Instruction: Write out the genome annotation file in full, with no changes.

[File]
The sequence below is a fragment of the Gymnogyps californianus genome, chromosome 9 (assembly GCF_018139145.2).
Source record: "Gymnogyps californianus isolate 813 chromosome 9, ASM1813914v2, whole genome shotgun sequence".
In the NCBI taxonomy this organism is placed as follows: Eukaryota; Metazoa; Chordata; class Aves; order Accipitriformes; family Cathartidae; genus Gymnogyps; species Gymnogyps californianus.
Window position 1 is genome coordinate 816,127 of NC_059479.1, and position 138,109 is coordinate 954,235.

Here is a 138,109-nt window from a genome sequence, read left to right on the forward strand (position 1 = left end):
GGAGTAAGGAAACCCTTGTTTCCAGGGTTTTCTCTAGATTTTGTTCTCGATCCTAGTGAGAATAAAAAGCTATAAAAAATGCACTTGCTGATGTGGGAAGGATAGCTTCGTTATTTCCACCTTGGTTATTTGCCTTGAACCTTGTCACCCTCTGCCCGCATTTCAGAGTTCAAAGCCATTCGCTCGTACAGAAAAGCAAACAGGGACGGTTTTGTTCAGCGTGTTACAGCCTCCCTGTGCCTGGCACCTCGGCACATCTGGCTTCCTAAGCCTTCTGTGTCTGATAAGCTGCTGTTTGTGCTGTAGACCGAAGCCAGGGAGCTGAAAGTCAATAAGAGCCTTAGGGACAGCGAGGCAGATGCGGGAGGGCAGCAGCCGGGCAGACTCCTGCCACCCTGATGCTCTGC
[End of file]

The sequence below is a fragment of the Gymnogyps californianus genome, chromosome 9 (assembly GCF_018139145.2).
Source record: "Gymnogyps californianus isolate 813 chromosome 9, ASM1813914v2, whole genome shotgun sequence".
In the NCBI taxonomy this organism is placed as follows: Eukaryota; Metazoa; Chordata; class Aves; order Accipitriformes; family Cathartidae; genus Gymnogyps; species Gymnogyps californianus.
Window position 1 is genome coordinate 816,127 of NC_059479.1, and position 138,109 is coordinate 954,235.

Here is a 138,109-nt window from a genome sequence, read left to right on the forward strand (position 1 = left end):
GGAGTAAGGAAACCCTTGTTTCCAGGGTTTTCTCTAGATTTTGTTCTCGATCCTAGTGAGAATAAAAAGCTATAAAAAATGCACTTGCTGATGTGGGAAGGATAGCTTCGTTATTTCCACCTTGGTTATTTGCCTTGAACCTTGTCACCCTCTGCCCGCATTTCAGAGTTCAAAGCCATTCGCTCGTACAGAAAAGCAAACAGGGACGGTTTTGTTCAGCGTGTTACAGCCTCCCTGTGCCTGGCACCTCGGCACATCTGGCTTCCTAAGCCTTCTGTGTCTGATAAGCTGCTGTTTGTGCTGTAGACCGAAGCCAGGGAGCTGAAAGTCAATAAGAGCCTTAGGGACAGCGAGGCAGATGCGGGAGGGCAGCAGCCGGGCAGACTCCTGCCACCCTGATGCTCTGC